There are two very basic and related questions that the founding team of any brand or product must be able to answer with absolute clarity.
1. What problem does your product or brand solve?
2. What unmet need does your product or brand fill?
Before you start worrying about branding, packaging, price, social media, or channel, you need to take the time to answer, test, and prove both of the above. If you don’t, or worse you can’t, you are at risk.
Gone are the days when consumers simply choose a product that looks cool or tastes good. Those are now baseline expectations, non-starters if you will. Today’s consumers want, demand more. The products they buy, the brands to which they become loyal, are those that either solve a problem or meet a need yet unmet. If you’re not doing either, the chances of building the velocity and traction needed to grow are pretty low.
Consumers buy products that make their lives easier, that allow them to eat and drink in alignment with their beliefs. Many suffer from the 6-million dollar man syndrome. They want to be stronger, faster, smarter and they expect the food they eat and the fluids they drink to make that possible. There are food tribes, vegans, flexitarians, keto, paleo, and more. Each tribe member wants choices that keep them in the fold but don’t require them to make sacrifices in taste or convenience. There are those with allergies, intolerances, and even fears. Some just want to eat in a manner that leaves less of a footprint on this place we all call home. If you are a food and beverage brand, here is the good news. There is an endless number of problems to be solved.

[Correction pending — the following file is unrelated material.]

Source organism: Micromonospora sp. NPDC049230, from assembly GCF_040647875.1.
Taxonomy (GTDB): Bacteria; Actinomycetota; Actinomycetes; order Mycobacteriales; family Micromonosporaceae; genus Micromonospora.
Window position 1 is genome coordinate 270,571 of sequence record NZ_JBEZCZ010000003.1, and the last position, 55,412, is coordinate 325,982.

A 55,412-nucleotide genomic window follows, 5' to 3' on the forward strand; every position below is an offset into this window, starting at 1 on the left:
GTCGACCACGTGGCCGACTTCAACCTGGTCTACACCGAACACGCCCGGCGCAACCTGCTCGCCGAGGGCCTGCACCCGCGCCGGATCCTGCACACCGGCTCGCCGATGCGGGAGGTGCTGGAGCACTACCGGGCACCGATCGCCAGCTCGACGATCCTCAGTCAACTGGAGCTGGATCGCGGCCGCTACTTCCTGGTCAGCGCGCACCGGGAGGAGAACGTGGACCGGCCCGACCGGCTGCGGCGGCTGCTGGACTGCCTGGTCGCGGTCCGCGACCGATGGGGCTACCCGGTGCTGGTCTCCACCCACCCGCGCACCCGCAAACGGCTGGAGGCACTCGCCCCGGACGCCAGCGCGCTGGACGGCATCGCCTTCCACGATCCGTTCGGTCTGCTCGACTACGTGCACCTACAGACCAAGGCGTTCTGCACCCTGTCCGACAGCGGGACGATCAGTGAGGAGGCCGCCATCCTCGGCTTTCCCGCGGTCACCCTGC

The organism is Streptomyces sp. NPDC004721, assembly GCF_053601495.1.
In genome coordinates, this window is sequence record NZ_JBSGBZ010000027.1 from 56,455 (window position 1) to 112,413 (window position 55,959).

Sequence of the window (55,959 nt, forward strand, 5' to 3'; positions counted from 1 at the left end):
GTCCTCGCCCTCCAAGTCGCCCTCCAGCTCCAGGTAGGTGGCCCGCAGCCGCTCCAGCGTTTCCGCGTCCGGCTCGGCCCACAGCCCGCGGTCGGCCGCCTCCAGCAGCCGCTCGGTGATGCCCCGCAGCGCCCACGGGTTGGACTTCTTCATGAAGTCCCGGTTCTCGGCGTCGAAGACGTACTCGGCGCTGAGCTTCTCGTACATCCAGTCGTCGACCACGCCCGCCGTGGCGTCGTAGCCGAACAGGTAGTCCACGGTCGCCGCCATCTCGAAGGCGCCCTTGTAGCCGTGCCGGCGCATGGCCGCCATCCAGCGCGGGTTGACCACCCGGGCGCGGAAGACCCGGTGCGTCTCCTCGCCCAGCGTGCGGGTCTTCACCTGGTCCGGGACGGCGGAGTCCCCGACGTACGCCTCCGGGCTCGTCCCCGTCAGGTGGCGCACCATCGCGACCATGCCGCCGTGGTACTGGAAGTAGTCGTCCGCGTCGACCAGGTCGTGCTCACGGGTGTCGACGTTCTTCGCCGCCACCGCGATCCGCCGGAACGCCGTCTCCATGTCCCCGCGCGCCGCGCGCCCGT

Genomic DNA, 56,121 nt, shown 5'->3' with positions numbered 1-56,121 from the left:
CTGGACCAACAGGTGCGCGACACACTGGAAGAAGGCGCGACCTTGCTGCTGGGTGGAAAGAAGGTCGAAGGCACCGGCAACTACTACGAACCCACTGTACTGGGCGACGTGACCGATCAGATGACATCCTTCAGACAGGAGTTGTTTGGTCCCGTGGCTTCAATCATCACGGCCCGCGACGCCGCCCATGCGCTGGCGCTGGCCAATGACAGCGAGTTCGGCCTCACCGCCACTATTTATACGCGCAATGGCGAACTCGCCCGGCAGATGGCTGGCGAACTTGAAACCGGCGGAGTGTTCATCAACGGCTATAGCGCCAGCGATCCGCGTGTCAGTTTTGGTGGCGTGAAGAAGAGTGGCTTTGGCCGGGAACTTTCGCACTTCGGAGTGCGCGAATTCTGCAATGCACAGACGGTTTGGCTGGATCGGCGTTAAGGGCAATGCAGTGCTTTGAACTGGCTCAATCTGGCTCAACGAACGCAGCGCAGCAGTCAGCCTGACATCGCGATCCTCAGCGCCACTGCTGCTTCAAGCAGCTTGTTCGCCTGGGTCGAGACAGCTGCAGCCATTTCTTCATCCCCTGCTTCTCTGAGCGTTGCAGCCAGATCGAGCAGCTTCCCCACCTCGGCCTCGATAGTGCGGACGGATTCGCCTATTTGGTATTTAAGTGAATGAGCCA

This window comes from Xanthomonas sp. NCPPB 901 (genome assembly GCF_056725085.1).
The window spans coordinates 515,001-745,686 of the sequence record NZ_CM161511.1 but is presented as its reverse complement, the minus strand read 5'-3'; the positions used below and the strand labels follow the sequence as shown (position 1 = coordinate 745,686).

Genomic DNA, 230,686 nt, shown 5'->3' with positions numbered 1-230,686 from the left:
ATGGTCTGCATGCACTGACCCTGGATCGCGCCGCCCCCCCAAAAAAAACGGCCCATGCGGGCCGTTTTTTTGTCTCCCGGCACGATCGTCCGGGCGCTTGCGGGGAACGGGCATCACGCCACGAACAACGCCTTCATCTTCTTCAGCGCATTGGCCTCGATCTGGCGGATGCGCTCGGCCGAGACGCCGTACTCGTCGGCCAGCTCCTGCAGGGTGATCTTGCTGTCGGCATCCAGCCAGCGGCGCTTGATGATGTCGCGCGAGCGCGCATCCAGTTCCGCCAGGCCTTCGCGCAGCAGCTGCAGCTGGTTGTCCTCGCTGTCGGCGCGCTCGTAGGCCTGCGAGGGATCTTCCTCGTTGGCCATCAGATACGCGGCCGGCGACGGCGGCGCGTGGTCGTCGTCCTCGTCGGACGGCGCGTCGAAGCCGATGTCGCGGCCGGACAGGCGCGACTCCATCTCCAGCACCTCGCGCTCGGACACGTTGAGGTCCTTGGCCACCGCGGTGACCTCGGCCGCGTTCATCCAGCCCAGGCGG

As stated earlier, the second question is related to the first. Unmet needs are not dissimilar to problems. In fact, they are like close cousins. The line between the two is often blurred. But, unlike a problem, a need can be latent. When Steve Jobs thought that we all should be able to have a 1,000 songs in our pockets, most people weren’t vocalizing that need. If you enjoy music and podcasts, can you imagine not having the ability to listen, share, and find those where and when you wanted? How about being able to order just about anything and have it show up at your doorstep the next day? Prior to Amazon, going to the store is what we did, most if not all weren’t thinking of a better way to shop. Both of these are examples of filling an unmet need.
I am going to challenge you to work your way through these two questions. What problem does your product or brand solve and/or what unmet need does it fill? Don’t treat this lightly. This should be of the highest priority because not knowing how or not being able to answer them poses an existential threat to your business.
Here is a little bonus exercise. Once you’ve asked and answered the questions above, there are two other nuanced ways to apply them to go a bit deeper and gain an even greater degree of clarity. The first is to add the qualifier “better than my competition” to the end of both questions and the second is to ask what is it that your competitors do better than you. An honest response to both can provide some real pearls of wisdom.